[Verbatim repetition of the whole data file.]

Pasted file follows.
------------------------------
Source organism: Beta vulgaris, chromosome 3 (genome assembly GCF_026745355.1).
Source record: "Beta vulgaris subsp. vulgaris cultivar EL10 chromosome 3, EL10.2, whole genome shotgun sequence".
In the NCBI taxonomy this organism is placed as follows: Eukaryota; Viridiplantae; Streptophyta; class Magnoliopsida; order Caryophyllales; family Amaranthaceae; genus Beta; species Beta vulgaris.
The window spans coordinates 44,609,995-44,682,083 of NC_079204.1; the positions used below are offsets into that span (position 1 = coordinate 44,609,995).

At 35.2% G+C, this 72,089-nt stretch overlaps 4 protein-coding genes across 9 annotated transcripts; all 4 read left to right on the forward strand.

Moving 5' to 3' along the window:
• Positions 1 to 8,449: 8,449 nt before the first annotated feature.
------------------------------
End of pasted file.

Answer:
Source organism: Beta vulgaris, chromosome 3 (genome assembly GCF_026745355.1).
Source record: "Beta vulgaris subsp. vulgaris cultivar EL10 chromosome 3, EL10.2, whole genome shotgun sequence".
In the NCBI taxonomy this organism is placed as follows: Eukaryota; Viridiplantae; Streptophyta; class Magnoliopsida; order Caryophyllales; family Amaranthaceae; genus Beta; species Beta vulgaris.
The window spans coordinates 44,609,995-44,682,083 of NC_079204.1; the positions used below are offsets into that span (position 1 = coordinate 44,609,995).

At 35.2% G+C, this 72,089-nt stretch overlaps 4 protein-coding genes across 9 annotated transcripts; all 4 read left to right on the forward strand.

Moving 5' to 3' along the window:
• Positions 1 to 8,449: 8,449 nt before the first annotated feature.